A Wrightsville-area man whose dog was killed by police Thursday morning said he doesn't believe a state police trooper needed to shoot the 8-year-old Rottweiler/Labrador retriever mix named Ace.
The trooper fired three times at Ace about 8:30 a.m. in the yard of Jeff Bletz's Gilbert Lane home in Lower Windsor Township, hitting the dog with the final shot, according to Bletz.
"Ace came and laid down at my feet and died," he said. "This is animal cruelty. That dog never hurt anybody."
But Lower Windsor Township Police Chief Tim Caldwell, who witnessed the shooting, said he doesn't think the trooper did anything wrong.
"I feel the trooper acted appropriately, based on what he was dealing with at the time," the chief said. "You're looking at a situation where you're dealing with a large breed of dog. The reality is, if it had been a pocket poodle, it probably wouldn't have (been shot). But (the trooper) acted in accordance with his training and his understanding of the situation."
Internal probe: Trooper Rob Hicks, a state police spokesman, said an internal investigation into the matter is ongoing. He declined to release the trooper's name.
"At the end of the day, even though it's not a human being (who was shot), it was still a use of force and the trooper did discharge his weapon," Hicks said. "So an internal investigation will take place to determine if his use of force was justified."
State police and Lower Windsor Township Police were assisting members of the U.S. Marshals Service fugitive task force and Lancaster City Police, who were there to serve a warrant on Bletz's 25-year-old daughter, Kayla Bletz, Caldwell confirmed.
She is wanted on robbery and simple assault charges filed April 25 by Lancaster City Police, and also wanted on a bench warrant for violating her probation on a bad-check case in Lancaster County, according to court records.
Jeff Bletz said his daughter no longer lives with him and is in a treatment facility.
'Swift and aggressive': According to Hicks, the trooper who shot Ace was assigned to the perimeter of the home.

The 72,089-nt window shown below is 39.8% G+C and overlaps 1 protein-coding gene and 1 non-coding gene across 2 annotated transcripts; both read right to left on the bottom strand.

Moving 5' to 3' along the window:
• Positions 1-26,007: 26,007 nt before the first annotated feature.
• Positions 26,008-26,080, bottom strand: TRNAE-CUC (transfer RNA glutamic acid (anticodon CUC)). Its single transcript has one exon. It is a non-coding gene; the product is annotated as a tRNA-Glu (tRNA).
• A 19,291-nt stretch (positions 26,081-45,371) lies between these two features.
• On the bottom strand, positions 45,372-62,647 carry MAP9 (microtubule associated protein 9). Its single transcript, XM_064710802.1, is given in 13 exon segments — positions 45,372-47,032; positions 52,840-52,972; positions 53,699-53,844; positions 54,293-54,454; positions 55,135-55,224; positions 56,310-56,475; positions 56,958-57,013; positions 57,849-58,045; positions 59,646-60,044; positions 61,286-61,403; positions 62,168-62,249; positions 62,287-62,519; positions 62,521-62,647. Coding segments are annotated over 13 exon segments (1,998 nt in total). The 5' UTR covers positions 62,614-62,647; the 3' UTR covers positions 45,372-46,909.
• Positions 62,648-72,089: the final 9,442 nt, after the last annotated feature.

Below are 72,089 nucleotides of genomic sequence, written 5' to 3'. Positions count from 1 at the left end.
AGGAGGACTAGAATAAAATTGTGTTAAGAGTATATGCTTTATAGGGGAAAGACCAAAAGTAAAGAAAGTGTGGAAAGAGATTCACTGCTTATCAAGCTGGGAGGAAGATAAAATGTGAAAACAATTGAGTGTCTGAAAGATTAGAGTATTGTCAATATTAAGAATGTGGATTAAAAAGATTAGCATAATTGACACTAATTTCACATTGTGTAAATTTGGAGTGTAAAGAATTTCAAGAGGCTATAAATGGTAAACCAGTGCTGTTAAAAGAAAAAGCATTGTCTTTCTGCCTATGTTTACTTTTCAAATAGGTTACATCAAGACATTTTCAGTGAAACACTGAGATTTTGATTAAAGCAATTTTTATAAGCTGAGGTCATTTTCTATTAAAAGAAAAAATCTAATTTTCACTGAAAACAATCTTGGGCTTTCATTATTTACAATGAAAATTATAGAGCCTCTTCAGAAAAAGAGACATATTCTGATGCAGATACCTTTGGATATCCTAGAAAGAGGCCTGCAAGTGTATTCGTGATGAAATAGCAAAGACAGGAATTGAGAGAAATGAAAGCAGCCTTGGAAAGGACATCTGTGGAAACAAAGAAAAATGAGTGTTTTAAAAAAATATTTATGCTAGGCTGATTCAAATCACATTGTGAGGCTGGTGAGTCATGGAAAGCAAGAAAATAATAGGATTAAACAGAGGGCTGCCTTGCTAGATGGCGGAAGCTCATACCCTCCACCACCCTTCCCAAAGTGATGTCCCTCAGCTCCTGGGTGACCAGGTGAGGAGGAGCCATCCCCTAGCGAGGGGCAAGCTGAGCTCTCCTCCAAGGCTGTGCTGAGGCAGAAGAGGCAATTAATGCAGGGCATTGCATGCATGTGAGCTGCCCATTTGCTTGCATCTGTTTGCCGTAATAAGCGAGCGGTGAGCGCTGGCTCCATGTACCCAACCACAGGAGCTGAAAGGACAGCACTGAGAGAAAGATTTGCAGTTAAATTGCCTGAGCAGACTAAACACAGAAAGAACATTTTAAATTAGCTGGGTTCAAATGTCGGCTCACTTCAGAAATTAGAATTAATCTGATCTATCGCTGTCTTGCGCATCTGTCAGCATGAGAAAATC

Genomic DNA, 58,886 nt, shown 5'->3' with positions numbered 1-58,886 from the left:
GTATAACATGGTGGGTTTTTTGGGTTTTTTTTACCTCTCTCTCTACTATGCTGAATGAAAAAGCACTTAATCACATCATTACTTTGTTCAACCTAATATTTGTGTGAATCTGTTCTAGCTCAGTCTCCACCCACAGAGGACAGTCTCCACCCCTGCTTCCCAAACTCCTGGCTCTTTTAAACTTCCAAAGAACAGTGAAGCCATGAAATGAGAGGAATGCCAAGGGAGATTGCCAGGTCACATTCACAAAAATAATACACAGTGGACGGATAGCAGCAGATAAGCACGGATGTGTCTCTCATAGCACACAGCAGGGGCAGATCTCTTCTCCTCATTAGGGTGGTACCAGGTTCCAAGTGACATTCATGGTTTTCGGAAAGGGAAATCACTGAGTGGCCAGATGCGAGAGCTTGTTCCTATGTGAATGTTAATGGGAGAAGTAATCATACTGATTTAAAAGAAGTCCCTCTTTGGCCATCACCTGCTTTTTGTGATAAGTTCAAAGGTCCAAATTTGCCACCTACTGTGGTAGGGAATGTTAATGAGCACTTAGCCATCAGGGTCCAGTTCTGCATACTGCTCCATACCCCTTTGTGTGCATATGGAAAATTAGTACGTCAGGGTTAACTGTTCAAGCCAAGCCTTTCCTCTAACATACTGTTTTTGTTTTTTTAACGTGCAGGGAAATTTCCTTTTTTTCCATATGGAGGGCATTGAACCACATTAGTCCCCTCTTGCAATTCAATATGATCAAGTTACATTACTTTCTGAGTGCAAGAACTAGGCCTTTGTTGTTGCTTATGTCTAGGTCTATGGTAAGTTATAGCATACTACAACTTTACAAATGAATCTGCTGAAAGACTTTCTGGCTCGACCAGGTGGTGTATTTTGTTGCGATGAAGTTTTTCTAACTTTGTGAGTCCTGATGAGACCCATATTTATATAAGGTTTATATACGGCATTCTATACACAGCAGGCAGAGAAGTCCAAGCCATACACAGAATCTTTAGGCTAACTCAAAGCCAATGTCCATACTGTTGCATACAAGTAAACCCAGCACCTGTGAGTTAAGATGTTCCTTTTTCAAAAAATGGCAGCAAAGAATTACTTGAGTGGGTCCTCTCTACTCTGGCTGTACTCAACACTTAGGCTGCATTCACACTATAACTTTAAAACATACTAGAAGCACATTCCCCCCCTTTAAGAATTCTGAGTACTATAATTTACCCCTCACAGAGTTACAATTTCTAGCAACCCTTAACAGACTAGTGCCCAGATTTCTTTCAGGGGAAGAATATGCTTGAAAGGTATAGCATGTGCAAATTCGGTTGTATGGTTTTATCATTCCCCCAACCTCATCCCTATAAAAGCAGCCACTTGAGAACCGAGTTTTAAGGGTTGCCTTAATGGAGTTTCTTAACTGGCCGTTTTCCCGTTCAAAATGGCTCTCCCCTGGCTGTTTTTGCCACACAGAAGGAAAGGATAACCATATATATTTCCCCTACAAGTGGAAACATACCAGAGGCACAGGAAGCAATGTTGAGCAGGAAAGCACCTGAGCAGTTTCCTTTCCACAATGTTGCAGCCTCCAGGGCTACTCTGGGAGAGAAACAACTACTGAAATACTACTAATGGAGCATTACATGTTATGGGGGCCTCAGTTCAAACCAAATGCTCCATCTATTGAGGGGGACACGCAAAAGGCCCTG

"He was confronted by a large Rottweiler, which closed the distance in a swift and aggressive fashion, and the trooper was forced to neutralize the animal," Hicks said. "No trooper ever wants to have to discharge their weapon, whether at a human being or an animal. But sometimes we're put in a situation where you have to protect other people or protect yourself, and this happens to be one of those situations."
The trooper had no way of knowing the dog's intentions, according to Hicks.
"It happens so quickly, you have to make a split-second decision," he said.
Dog 'friendly': But Jeff Bletz said Ace was a friendly, loving family dog that never bit anyone and wasn't going to bite the trooper. Ace would, however, growl at trespassers.
"It's his yard — it's his property," Bletz said. "They've got Tasers, they've got pepper spray. They didn't even give me a chance to call him over. He didn't have to lose his life. I don't understand it at all."
Bletz said he and Ace had just walked out of the home; Bletz went to his garage while Ace did his business and ate some grass.
'Don't shoot him!': Bletz said he saw police walk onto his yard, then heard a woman walking by scream, "Don't shoot him!"
That's when the trooper fired three times, according to Bletz, who said two bullets went into the ground in front of his home, while the third bullet struck Ace in his side, behind his front leg.
He questioned how Ace could have been shot in the side if he was charging straight at the trooper.
The Bletz family had Ace since he was a puppy.
"He's like a member of the family. He's like my kid," Bletz said. "I buried him in my yard."
— Reach Liz Evans Scolforo at email@example.com.